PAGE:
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Published on 09/Aug/2012

The Internet in Indonesia has been expanding rapidly. Although broadband subscriptions are relatively expensive, users have been accessing the Internet through mobile telephones and Internet cafés. As the Internet market continues to grow, the Indonesian government has become increasingly sensitive about pornographic and anti-Islamic online content. This concern has led to the creation of a number of laws to regulate such content on the Internet and sparked discussions within the Ministry of Communication and Information Technology on how best to regulate content deemed “illegal” under the new laws. The circulation of two celebrity sex videos on the Internet sparked a government clampdown on pornographic Web content in the summer of 2010, despite opposition from the public.

Results At A Glance

FILTERING No evidence of filtering Suspected filtering Selective filtering Substantial filtering Pervasive filtering
Internet tools       
OTHER FACTORS Not Applicable Low Medium High

Key Indicators

    worst best
GDP per capita, PPP (constant 2005 international $) 3813
Life expectancy at birth (years) 71
Literacy rate (% of people age 15+) 92
Human Development Index (out of 182 countries) 108
Rule of Law (scale of 0-5) 1.9
Voice and Accountability (scale of 0-5) 2.4
EIU Democracy Index (out of 167 countries) 60
Digital Opportunity Index (out of 181 countries) 116
Internet users (% of population) 8.7


The Asian Financial Crisis of 1997–1998 had a major effect on Indonesia's economy — the drying up of foreign direct investment, the collapse of the rupiah, mass unemployment, and rising inflation brought about major socioeconomic problems. Citizens demonstrated their discontent through major uprisings, which eventually led to the resignation of General Suharto in May 1998 and the end of three decades of United States–backed authoritarian rule.1 Under Suharto, Indonesia was known as one of the “Asian Tigers” for its strong economic growth (with an annual average growth rate of 8 percent in the last decade of his regime). 2 However, government policies exacerbated socioeconomic cleavages and inequalities, and created tensions that were suppressed through repressive military measures.3 The majority of people were excluded from political life in a climate in which social conflict, corruption, and repression of dissent were widespread. Some analysts suggest that although the financial crisis was the catalyst that triggered the breaking point of Suharto’s rule, it was not the underlying cause.4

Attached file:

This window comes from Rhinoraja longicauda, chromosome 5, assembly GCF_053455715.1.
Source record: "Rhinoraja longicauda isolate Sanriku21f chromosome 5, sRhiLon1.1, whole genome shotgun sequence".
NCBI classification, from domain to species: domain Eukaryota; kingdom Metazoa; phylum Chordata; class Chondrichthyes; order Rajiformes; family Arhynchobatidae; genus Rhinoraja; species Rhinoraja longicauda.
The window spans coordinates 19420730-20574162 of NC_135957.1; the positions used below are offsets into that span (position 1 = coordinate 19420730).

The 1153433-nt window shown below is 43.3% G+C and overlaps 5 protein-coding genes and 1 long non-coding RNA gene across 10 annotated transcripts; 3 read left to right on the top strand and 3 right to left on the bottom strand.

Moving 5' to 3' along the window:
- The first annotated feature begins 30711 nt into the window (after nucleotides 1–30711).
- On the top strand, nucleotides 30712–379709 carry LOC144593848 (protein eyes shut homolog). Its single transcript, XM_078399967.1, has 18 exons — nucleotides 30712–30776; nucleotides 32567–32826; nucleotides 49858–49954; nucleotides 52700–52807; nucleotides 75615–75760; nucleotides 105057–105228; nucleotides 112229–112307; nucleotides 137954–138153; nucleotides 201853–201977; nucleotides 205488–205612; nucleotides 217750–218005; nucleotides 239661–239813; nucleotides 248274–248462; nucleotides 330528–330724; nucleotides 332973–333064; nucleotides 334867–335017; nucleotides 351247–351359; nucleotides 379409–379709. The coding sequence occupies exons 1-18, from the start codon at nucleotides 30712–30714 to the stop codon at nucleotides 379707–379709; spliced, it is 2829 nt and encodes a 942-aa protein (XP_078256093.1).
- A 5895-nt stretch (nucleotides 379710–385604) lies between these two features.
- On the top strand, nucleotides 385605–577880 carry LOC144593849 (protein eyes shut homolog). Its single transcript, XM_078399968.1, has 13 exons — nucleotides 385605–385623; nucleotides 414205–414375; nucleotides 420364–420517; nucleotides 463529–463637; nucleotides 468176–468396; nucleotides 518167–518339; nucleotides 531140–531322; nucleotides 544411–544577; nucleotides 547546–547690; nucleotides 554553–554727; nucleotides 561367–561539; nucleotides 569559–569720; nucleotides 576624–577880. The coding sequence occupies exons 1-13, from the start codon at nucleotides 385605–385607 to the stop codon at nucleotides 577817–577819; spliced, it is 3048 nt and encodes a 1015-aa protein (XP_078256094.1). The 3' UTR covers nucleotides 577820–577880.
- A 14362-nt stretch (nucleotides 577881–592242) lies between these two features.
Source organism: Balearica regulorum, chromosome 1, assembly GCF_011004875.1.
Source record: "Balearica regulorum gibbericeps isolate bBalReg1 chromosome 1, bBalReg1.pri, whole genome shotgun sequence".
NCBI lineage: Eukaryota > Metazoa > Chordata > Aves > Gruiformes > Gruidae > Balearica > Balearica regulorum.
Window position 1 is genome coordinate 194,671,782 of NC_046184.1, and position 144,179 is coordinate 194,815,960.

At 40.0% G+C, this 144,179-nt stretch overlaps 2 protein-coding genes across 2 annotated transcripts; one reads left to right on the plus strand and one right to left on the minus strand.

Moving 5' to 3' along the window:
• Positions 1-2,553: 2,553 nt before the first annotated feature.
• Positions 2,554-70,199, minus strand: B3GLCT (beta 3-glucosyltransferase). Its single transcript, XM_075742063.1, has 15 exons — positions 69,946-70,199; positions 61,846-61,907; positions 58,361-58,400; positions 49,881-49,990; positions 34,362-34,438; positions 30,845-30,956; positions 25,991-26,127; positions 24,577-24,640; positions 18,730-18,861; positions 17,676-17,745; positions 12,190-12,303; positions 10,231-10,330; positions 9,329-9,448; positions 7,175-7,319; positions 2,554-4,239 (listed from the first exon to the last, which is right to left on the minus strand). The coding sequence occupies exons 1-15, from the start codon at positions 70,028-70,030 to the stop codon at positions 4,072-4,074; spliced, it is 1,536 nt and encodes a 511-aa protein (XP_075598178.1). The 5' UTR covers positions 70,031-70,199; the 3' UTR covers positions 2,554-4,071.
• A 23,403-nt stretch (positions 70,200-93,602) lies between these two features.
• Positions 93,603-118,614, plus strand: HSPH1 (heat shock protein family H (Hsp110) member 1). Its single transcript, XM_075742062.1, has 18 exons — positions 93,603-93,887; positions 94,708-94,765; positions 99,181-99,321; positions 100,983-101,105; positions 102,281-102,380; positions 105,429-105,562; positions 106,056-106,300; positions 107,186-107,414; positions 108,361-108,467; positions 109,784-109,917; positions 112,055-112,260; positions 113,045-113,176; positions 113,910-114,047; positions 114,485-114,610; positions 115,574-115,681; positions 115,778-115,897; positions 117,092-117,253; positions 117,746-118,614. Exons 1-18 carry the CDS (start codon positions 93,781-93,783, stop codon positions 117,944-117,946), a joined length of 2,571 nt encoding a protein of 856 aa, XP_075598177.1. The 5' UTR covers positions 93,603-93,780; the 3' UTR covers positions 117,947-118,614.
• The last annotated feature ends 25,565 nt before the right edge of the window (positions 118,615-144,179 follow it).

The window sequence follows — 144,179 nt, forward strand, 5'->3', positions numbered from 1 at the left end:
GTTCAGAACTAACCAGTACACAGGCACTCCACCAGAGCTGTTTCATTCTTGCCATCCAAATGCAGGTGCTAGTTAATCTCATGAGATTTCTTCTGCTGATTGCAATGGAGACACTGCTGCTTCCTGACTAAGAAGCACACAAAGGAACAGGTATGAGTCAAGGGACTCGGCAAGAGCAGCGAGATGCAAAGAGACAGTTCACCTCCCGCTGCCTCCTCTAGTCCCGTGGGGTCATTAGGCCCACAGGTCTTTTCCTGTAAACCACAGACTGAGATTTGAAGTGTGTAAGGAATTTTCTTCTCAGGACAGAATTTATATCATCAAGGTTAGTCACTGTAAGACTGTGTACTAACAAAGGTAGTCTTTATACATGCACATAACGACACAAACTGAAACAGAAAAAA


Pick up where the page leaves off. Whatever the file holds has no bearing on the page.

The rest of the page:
The end of the Suharto regime marked the beginning of rapid change and democratization in Indonesia. Although social unrest, separatist movements, corruption, terrorism, and political and economic instability hindered progress initially, conditions have since improved. The country experienced its first free parliamentary election in 1999 and its first directed presidential election in 2004. One important outcome of democratization is the relative press freedom that Indonesian media and citizens enjoy today. However, although freedom of speech and of the press are protected by the constitution and Indonesia’s press is considered among the freest in Southeast Asia,5 full press freedom has been hindered by legal and regulatory restrictions (many of which have only recently been enacted).6 Self-censorship is commonplace, and those who speak out risk violent attacks and intimidation.7